Presentation by Keith Hall, CBO Director, at the University of Oregon's Lundquist College of Business, College of Arts and Sciences, and Wayne Morse Center for Law and Politics.
In CBO’s projections, the federal budget deficit is about $900 billion in 2019 and exceeds $1 trillion each year beginning in 2022. Over the coming decade, deficits (after adjustments to exclude shifts in the timing of certain payments) fluctuate between 4.1 percent and 4.7 percent of gross domestic product (GDP), well above the average over the past 50 years. CBO’s projection of the deficit for 2019 is now $75 billion less—and its projection of the cumulative deficit over the 2019–2028 period, $1.2 trillion less—than it was in spring 2018. That reduction in projected deficits results primarily from legislative changes—most notably, a decrease in emergency spending.
Because of persistently large deficits, federal debt held by the public is projected to grow steadily, reaching 93 percent of GDP in 2029 (its highest level since just after World War II) and about 150 percent of GDP in 2049—far higher than it has ever been. Moreover, if lawmakers amended current laws to maintain certain policies now in place, even larger increases in debt would ensue.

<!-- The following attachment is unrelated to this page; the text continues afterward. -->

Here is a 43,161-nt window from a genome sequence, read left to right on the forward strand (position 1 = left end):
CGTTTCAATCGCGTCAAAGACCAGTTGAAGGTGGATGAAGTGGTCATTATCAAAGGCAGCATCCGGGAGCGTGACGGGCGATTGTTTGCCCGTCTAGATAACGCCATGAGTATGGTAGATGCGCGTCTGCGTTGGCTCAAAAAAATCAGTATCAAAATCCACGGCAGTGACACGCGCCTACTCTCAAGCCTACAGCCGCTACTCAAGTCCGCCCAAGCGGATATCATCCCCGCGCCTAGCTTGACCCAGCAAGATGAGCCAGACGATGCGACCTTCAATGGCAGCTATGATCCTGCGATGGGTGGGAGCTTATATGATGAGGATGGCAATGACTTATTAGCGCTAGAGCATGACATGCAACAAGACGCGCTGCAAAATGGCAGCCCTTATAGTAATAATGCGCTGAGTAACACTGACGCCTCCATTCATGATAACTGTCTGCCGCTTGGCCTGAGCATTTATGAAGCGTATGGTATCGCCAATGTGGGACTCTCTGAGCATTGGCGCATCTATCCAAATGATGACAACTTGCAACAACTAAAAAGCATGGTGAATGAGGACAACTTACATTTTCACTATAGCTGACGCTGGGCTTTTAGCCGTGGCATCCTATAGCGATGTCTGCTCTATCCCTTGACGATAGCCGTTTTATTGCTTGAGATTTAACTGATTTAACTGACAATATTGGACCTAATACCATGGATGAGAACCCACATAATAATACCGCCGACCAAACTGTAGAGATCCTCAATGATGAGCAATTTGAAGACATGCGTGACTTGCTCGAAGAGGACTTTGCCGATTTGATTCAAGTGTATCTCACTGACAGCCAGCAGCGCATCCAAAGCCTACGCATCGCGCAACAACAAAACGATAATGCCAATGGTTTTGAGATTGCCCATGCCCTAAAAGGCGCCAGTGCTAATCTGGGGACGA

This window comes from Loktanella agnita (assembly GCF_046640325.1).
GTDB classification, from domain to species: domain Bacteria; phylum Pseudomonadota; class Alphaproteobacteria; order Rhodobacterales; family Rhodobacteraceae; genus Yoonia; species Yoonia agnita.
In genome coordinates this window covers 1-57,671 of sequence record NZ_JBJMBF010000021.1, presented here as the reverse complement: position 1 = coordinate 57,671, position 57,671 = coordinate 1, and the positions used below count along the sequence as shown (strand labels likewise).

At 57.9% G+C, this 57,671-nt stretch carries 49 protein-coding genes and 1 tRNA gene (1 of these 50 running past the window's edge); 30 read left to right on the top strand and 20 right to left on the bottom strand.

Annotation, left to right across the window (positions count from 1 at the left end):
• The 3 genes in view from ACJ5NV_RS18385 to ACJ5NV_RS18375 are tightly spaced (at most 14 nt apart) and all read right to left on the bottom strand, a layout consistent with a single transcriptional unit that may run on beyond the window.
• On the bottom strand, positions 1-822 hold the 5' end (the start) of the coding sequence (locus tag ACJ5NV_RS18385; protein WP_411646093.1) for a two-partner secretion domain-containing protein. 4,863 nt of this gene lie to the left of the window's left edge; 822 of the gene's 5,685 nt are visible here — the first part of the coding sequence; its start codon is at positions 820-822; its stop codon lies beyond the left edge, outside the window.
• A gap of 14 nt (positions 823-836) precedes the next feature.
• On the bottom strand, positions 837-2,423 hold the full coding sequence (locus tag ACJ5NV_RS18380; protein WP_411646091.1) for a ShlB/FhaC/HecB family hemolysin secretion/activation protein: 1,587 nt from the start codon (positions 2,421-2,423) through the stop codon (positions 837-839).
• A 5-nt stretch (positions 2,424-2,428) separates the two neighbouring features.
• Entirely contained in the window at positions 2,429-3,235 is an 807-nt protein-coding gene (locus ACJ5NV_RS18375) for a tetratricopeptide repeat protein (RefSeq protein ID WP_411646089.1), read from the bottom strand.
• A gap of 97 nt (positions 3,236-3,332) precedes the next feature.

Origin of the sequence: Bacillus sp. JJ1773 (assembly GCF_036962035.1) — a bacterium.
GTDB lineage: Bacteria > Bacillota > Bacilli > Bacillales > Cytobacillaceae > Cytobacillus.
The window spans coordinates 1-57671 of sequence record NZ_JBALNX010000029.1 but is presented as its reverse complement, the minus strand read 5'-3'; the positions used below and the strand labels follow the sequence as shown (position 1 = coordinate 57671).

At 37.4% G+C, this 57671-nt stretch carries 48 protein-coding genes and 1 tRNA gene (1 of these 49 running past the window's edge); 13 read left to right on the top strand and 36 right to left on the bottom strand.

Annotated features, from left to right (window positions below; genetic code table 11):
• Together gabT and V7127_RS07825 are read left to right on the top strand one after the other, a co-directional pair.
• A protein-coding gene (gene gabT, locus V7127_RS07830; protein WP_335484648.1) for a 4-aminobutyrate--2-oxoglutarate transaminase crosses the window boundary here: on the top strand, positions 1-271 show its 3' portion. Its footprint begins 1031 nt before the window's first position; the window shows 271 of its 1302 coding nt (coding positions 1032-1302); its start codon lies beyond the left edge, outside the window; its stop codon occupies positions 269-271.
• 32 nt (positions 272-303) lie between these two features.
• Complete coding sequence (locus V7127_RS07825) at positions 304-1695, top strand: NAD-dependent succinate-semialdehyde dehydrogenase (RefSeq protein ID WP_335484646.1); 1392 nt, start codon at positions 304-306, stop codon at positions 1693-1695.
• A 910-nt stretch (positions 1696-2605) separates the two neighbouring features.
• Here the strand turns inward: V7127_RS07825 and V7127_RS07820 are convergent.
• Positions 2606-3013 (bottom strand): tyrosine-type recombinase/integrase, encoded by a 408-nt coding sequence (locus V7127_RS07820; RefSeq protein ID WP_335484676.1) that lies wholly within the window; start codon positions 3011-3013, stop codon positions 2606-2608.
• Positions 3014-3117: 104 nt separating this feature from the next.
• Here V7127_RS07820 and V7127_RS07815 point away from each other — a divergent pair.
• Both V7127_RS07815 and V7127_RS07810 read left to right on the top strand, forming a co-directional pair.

Real GDP is projected to grow by 2.3 percent in 2019—down from 3.1 percent in 2018—as the effects of the 2017 tax act on the growth of business investment wane and federal purchases, as projected under current law, decline sharply in the fourth quarter of 2019. Nevertheless, output is projected to grow slightly faster than its maximum sustainable level this year, continuing to boost the demand for labor and to push down the unemployment rate. After 2019, annual economic growth is projected to slow further—to an average of 1.7 percent through 2023, which is below CBO’s projection of potential growth for that period. From 2024 to 2029, economic growth and potential growth are projected to average 1.8 percent per year—less than their long-term historical averages, primarily because the labor force is expected to grow more slowly than it has in the past.